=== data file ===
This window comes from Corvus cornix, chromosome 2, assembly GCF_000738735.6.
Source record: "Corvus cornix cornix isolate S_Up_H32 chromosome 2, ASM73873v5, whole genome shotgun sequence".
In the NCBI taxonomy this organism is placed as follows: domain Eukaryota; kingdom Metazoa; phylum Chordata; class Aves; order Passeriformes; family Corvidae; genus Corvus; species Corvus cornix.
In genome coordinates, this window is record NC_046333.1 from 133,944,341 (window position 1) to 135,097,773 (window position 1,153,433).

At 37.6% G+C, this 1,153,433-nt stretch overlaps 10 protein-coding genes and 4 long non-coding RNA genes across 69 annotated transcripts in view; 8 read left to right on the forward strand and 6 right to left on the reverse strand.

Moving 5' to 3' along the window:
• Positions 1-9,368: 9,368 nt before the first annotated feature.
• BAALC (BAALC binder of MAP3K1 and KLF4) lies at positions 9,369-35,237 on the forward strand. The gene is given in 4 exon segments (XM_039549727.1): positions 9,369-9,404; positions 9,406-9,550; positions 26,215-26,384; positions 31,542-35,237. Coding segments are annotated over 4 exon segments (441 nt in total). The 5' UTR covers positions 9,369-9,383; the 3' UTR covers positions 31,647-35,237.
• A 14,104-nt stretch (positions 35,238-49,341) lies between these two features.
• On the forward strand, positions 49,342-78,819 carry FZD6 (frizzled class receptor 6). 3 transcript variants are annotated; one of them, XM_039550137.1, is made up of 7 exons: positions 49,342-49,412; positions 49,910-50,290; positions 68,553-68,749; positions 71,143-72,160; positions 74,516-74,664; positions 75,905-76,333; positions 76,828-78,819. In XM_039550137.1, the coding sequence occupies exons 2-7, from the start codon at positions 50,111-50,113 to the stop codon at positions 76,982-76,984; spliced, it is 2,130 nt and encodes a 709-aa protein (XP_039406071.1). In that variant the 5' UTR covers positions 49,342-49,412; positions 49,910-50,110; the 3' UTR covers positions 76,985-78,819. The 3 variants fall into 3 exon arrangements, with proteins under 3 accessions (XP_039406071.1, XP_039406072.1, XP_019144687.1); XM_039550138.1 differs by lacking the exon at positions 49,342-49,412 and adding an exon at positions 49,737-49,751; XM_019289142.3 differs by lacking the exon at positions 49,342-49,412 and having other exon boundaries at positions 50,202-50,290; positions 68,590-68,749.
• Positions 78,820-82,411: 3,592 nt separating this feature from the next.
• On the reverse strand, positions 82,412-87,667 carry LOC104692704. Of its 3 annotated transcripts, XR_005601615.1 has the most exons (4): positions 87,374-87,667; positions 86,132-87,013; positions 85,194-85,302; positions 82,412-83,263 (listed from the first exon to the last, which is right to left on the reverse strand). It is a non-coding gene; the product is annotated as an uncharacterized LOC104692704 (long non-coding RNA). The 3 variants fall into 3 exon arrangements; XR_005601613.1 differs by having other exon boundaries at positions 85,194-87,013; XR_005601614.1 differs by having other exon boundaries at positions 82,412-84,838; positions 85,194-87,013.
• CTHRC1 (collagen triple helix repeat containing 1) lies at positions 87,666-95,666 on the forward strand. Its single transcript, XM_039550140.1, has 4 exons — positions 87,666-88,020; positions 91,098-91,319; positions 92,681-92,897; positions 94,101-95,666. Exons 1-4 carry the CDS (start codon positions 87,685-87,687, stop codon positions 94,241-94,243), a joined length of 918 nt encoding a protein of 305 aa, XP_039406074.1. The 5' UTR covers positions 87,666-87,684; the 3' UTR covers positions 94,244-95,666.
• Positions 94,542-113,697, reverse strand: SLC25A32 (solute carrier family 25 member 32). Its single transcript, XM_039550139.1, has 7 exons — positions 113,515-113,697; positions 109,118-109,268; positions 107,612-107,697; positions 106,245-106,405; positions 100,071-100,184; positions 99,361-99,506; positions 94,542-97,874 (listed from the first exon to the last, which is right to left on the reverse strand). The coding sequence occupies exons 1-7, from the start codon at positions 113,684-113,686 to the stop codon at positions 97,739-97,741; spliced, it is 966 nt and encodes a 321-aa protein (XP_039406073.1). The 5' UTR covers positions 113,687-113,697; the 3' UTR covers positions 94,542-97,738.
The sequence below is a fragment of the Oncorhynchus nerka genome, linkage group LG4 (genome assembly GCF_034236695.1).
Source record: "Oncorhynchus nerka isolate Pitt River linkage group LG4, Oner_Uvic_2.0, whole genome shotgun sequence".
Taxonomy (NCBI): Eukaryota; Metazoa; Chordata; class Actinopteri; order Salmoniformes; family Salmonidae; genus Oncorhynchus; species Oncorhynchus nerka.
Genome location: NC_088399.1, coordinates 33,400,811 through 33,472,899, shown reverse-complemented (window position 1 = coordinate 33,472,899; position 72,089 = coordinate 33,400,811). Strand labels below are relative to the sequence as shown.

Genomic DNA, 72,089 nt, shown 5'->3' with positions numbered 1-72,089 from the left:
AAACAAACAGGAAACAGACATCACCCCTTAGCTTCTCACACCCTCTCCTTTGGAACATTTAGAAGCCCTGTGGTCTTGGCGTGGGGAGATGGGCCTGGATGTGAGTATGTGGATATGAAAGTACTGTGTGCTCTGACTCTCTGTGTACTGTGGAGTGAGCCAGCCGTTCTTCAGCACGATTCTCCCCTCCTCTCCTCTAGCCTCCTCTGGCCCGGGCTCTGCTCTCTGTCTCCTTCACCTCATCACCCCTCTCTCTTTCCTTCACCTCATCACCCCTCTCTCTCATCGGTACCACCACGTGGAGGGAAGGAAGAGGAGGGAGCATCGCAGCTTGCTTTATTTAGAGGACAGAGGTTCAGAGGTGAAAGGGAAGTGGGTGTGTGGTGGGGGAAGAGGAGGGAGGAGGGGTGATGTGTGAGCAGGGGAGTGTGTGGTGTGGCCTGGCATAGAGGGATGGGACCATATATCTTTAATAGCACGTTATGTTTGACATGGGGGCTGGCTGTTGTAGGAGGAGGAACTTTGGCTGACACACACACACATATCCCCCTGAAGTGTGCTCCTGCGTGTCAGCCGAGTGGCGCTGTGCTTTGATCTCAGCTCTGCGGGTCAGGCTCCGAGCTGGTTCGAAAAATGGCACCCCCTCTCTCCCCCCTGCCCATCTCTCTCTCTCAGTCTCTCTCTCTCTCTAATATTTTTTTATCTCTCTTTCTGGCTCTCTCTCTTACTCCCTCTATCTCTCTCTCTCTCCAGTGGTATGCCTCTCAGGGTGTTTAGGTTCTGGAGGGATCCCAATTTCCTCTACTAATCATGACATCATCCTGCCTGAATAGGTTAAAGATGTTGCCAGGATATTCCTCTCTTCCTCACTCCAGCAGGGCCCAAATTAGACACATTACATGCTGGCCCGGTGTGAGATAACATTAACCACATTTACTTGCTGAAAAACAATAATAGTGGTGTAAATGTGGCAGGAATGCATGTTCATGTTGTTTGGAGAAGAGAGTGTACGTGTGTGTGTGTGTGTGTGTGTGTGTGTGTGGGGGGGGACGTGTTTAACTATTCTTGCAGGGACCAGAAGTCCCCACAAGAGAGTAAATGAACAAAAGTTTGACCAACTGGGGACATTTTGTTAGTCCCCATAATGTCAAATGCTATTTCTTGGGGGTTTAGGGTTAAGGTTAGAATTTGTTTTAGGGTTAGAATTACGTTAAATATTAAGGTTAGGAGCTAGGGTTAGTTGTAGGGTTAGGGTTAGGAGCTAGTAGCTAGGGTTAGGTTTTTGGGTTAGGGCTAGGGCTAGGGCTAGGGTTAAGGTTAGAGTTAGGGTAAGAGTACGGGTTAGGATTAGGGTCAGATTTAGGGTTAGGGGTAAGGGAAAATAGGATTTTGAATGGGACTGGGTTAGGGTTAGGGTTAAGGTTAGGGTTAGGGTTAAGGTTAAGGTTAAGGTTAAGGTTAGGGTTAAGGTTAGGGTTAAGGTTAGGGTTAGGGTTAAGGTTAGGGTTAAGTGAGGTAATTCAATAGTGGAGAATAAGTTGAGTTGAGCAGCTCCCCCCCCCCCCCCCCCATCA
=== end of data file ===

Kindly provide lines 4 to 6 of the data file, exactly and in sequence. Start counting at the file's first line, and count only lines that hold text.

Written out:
In genome coordinates, this window is record NC_046333.1 from 133,944,341 (window position 1) to 135,097,773 (window position 1,153,433).

At 37.6% G+C, this 1,153,433-nt stretch overlaps 10 protein-coding genes and 4 long non-coding RNA genes across 69 annotated transcripts in view; 8 read left to right on the forward strand and 6 right to left on the reverse strand.

Moving 5' to 3' along the window: